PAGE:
Why I'm Making Bitters
I was never a big drinker. Growing up, my family was (still is) Seventh-Day Adventist, which meant there was never any liquor in the house. Because of the way my schooling was structured, I didn’t hang out a lot with kids that partied, smoke or drank.
Then, I basically skipped the late teen/early 20’s years because I founded Bramble Berry Handcraft Provisions when I was 20 years old. So, by the time I came of legal age to drink alcohol, I couldn’t afford it, and I really didn’t have the time to imbibe anyways. Nowadays, I like a glass of Pinot Noir or French champagne but I never developed the taste for hard liquor or any beer.
When my husband and I went to Rome to watch his brother get sworn into the priesthood, we stayed with his brother at the monastery for a week. That meant that we got to eat with all of the priests. They ate in silence, with a reader reading aloud to them. Their olive oil was pressed fresh every single day (!!!) and their bread was the tastiest I’ve ever eaten. They also had a habit after lunch and dinner of drinking a shot of … something— some sort of herbal digestif. I didn’t ask many questions but I liked the green liquid and was intrigued.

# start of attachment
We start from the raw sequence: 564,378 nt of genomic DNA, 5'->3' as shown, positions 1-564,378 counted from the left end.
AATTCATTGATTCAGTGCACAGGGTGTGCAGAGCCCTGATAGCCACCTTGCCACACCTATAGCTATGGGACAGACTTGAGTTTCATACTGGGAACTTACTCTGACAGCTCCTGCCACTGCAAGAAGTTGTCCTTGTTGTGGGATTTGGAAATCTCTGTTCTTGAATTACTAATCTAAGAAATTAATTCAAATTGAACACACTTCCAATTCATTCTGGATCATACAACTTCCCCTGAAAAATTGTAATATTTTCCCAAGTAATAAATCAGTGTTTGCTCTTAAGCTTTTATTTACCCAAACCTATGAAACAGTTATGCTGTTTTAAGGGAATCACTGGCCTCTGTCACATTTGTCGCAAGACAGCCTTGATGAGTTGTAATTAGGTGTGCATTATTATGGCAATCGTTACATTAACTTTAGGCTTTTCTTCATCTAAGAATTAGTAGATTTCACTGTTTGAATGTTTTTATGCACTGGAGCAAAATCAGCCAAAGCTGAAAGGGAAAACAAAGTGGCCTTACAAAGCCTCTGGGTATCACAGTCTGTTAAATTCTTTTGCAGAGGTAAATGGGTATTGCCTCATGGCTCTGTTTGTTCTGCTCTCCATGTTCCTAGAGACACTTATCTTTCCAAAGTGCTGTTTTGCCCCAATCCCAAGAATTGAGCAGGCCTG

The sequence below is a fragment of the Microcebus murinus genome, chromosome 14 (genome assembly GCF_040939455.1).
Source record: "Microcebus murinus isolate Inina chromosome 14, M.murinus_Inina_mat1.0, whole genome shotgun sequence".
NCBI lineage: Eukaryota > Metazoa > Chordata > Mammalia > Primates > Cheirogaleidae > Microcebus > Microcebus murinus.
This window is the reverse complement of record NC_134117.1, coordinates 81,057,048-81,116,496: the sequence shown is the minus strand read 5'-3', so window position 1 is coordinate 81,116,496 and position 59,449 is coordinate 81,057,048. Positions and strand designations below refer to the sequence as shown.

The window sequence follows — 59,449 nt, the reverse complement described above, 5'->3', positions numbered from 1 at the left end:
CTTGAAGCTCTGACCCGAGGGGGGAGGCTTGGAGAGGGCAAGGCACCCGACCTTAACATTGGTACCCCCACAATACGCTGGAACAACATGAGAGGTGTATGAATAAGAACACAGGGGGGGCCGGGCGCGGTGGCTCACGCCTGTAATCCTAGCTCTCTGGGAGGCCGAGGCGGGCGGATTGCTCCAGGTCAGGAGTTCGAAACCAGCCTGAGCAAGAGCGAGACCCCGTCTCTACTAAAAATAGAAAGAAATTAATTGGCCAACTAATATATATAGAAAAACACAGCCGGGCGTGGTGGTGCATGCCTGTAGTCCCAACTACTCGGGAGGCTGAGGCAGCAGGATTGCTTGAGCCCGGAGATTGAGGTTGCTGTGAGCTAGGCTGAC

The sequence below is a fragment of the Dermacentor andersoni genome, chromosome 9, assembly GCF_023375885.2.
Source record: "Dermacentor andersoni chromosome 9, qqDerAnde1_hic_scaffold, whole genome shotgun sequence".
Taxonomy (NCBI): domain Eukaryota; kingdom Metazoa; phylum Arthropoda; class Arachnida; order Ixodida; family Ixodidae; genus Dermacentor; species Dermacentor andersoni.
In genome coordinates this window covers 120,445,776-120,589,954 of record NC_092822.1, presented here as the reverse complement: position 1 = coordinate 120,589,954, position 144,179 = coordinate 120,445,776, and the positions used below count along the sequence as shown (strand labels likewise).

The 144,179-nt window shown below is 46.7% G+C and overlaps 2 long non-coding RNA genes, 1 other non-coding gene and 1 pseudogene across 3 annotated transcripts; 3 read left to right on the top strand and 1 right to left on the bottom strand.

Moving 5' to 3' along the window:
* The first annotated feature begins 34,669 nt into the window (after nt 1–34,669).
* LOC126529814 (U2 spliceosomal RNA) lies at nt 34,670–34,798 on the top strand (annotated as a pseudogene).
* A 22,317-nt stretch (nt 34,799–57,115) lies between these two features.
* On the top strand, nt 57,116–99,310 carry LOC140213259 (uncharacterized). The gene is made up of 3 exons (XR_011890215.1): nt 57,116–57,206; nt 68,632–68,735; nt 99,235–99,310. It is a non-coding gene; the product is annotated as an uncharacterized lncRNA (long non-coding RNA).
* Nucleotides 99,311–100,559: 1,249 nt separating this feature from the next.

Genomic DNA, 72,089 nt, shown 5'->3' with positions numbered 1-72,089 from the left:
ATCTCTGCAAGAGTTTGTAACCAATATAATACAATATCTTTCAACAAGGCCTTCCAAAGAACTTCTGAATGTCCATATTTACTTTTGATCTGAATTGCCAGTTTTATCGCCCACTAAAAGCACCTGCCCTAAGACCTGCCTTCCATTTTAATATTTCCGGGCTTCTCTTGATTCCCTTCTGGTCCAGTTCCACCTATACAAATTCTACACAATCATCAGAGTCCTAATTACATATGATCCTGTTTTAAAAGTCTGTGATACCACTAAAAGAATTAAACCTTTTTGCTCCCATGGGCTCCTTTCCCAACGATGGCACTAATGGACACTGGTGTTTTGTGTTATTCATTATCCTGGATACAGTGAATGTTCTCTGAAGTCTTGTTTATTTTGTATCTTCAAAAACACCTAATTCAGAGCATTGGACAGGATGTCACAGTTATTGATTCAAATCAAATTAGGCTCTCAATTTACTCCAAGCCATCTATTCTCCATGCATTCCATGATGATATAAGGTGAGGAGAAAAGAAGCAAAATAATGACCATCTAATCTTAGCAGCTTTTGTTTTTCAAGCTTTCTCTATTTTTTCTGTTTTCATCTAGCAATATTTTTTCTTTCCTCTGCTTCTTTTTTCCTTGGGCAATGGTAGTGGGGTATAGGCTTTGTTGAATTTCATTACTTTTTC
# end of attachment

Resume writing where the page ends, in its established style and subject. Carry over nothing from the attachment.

After we returned to the states, I researched the concept, bought a book, got busy and promptly forgot about trying to recreate our Italian health drink. My memory was jogged when we went to a French-themed birthday party and someone brought out a small green bottle of celery bitters for the post-dessert digestif.
My curiosity was piqued again. I went home and started researching. I got a kit. It looked easy enough. But, it turns out, “easy enough” doesn’t mean “tastes good.” There’s a method to making digestifs and bitters. So, now that we’re in the new studio, and I have a dedicated kitchen space and play time, I’m going to spend some time trying to perfect the concept of ‘bitters’ and figuring out what makes a digestif versus a bitter.
Bitters are not just for cocktails, and I’m going to figure out how to make them, how to make them taste decent and what to put them in. Of course, I’ll be sharing the process and successful recipes on Instagram, Twitter and here. So, come make with me, and we’ll explore this together.
Photographs by Christina Becker.